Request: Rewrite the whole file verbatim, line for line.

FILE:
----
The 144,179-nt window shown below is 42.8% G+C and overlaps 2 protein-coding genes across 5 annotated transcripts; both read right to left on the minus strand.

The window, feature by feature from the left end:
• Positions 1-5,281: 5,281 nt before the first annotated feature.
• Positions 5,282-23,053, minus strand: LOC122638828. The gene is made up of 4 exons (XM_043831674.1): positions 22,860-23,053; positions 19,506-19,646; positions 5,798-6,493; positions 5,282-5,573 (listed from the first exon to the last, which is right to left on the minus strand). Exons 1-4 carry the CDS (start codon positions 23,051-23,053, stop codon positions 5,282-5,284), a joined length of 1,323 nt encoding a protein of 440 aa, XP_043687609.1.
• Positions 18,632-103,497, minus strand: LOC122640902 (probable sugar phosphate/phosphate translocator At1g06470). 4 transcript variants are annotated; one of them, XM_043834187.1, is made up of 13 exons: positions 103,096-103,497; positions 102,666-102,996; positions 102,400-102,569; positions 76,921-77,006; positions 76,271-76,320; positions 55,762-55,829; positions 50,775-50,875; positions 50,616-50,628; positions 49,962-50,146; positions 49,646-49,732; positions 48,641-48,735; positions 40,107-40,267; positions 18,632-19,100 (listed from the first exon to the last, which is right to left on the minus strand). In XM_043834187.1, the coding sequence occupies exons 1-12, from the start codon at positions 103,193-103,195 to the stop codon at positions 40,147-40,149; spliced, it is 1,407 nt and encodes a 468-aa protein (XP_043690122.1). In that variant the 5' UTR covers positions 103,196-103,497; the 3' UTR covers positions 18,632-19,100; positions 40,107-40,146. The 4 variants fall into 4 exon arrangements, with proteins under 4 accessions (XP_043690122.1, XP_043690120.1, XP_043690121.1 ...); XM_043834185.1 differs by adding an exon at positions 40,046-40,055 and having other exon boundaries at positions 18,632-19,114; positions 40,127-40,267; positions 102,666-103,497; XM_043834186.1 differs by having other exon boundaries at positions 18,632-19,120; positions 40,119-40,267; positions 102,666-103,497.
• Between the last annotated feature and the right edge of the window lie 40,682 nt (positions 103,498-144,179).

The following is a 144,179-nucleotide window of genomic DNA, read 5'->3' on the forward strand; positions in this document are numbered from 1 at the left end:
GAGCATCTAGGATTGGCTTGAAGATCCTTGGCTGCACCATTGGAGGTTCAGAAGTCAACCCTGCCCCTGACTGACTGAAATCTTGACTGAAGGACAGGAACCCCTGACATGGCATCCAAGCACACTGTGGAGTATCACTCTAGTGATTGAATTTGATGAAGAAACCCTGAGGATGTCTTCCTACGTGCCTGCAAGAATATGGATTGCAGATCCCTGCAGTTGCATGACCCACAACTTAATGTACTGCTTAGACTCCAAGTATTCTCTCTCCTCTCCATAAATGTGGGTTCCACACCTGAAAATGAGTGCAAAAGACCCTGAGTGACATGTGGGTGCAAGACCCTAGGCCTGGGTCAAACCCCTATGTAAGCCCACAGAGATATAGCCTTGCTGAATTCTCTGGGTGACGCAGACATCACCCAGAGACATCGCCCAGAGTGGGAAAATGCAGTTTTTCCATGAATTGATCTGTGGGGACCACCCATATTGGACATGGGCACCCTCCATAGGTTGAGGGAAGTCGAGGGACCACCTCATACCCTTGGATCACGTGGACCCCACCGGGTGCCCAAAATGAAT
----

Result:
The 144,179-nt window shown below is 42.8% G+C and overlaps 2 protein-coding genes across 5 annotated transcripts; both read right to left on the minus strand.

The window, feature by feature from the left end:
• Positions 1-5,281: 5,281 nt before the first annotated feature.
• Positions 5,282-23,053, minus strand: LOC122638828. The gene is made up of 4 exons (XM_043831674.1): positions 22,860-23,053; positions 19,506-19,646; positions 5,798-6,493; positions 5,282-5,573 (listed from the first exon to the last, which is right to left on the minus strand). Exons 1-4 carry the CDS (start codon positions 23,051-23,053, stop codon positions 5,282-5,284), a joined length of 1,323 nt encoding a protein of 440 aa, XP_043687609.1.
• Positions 18,632-103,497, minus strand: LOC122640902 (probable sugar phosphate/phosphate translocator At1g06470). 4 transcript variants are annotated; one of them, XM_043834187.1, is made up of 13 exons: positions 103,096-103,497; positions 102,666-102,996; positions 102,400-102,569; positions 76,921-77,006; positions 76,271-76,320; positions 55,762-55,829; positions 50,775-50,875; positions 50,616-50,628; positions 49,962-50,146; positions 49,646-49,732; positions 48,641-48,735; positions 40,107-40,267; positions 18,632-19,100 (listed from the first exon to the last, which is right to left on the minus strand). In XM_043834187.1, the coding sequence occupies exons 1-12, from the start codon at positions 103,193-103,195 to the stop codon at positions 40,147-40,149; spliced, it is 1,407 nt and encodes a 468-aa protein (XP_043690122.1). In that variant the 5' UTR covers positions 103,196-103,497; the 3' UTR covers positions 18,632-19,100; positions 40,107-40,146. The 4 variants fall into 4 exon arrangements, with proteins under 4 accessions (XP_043690122.1, XP_043690120.1, XP_043690121.1 ...); XM_043834185.1 differs by adding an exon at positions 40,046-40,055 and having other exon boundaries at positions 18,632-19,114; positions 40,127-40,267; positions 102,666-103,497; XM_043834186.1 differs by having other exon boundaries at positions 18,632-19,120; positions 40,119-40,267; positions 102,666-103,497.
• Between the last annotated feature and the right edge of the window lie 40,682 nt (positions 103,498-144,179).

The following is a 144,179-nucleotide window of genomic DNA, read 5'->3' on the forward strand; positions in this document are numbered from 1 at the left end:
GAGCATCTAGGATTGGCTTGAAGATCCTTGGCTGCACCATTGGAGGTTCAGAAGTCAACCCTGCCCCTGACTGACTGAAATCTTGACTGAAGGACAGGAACCCCTGACATGGCATCCAAGCACACTGTGGAGTATCACTCTAGTGATTGAATTTGATGAAGAAACCCTGAGGATGTCTTCCTACGTGCCTGCAAGAATATGGATTGCAGATCCCTGCAGTTGCATGACCCACAACTTAATGTACTGCTTAGACTCCAAGTATTCTCTCTCCTCTCCATAAATGTGGGTTCCACACCTGAAAATGAGTGCAAAAGACCCTGAGTGACATGTGGGTGCAAGACCCTAGGCCTGGGTCAAACCCCTATGTAAGCCCACAGAGATATAGCCTTGCTGAATTCTCTGGGTGACGCAGACATCACCCAGAGACATCGCCCAGAGTGGGAAAATGCAGTTTTTCCATGAATTGATCTGTGGGGACCACCCATATTGGACATGGGCACCCTCCATAGGTTGAGGGAAGTCGAGGGACCACCTCATACCCTTGGATCACGTGGACCCCACCGGGTGCCCAAAATGAAT